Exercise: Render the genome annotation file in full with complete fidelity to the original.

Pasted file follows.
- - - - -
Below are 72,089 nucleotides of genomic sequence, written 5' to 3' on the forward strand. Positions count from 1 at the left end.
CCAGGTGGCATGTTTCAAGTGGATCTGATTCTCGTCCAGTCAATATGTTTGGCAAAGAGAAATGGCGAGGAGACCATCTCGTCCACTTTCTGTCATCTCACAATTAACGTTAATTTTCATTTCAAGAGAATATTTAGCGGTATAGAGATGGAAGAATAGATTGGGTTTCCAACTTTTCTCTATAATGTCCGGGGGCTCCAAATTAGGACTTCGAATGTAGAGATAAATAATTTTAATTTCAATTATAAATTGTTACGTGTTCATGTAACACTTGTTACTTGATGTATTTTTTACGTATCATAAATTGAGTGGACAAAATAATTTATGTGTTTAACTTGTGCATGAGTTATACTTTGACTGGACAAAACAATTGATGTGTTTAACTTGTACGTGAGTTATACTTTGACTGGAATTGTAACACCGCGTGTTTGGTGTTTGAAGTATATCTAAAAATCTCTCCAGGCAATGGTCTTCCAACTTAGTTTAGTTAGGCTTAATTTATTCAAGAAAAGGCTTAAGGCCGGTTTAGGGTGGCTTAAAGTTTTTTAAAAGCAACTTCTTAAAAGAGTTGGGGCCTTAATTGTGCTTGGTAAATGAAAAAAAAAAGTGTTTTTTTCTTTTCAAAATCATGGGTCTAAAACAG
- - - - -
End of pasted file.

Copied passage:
Below are 72,089 nucleotides of genomic sequence, written 5' to 3' on the forward strand. Positions count from 1 at the left end.
CCAGGTGGCATGTTTCAAGTGGATCTGATTCTCGTCCAGTCAATATGTTTGGCAAAGAGAAATGGCGAGGAGACCATCTCGTCCACTTTCTGTCATCTCACAATTAACGTTAATTTTCATTTCAAGAGAATATTTAGCGGTATAGAGATGGAAGAATAGATTGGGTTTCCAACTTTTCTCTATAATGTCCGGGGGCTCCAAATTAGGACTTCGAATGTAGAGATAAATAATTTTAATTTCAATTATAAATTGTTACGTGTTCATGTAACACTTGTTACTTGATGTATTTTTTACGTATCATAAATTGAGTGGACAAAATAATTTATGTGTTTAACTTGTGCATGAGTTATACTTTGACTGGACAAAACAATTGATGTGTTTAACTTGTACGTGAGTTATACTTTGACTGGAATTGTAACACCGCGTGTTTGGTGTTTGAAGTATATCTAAAAATCTCTCCAGGCAATGGTCTTCCAACTTAGTTTAGTTAGGCTTAATTTATTCAAGAAAAGGCTTAAGGCCGGTTTAGGGTGGCTTAAAGTTTTTTAAAAGCAACTTCTTAAAAGAGTTGGGGCCTTAATTGTGCTTGGTAAATGAAAAAAAAAAGTGTTTTTTTCTTTTCAAAATCATGGGTCTAAAACAG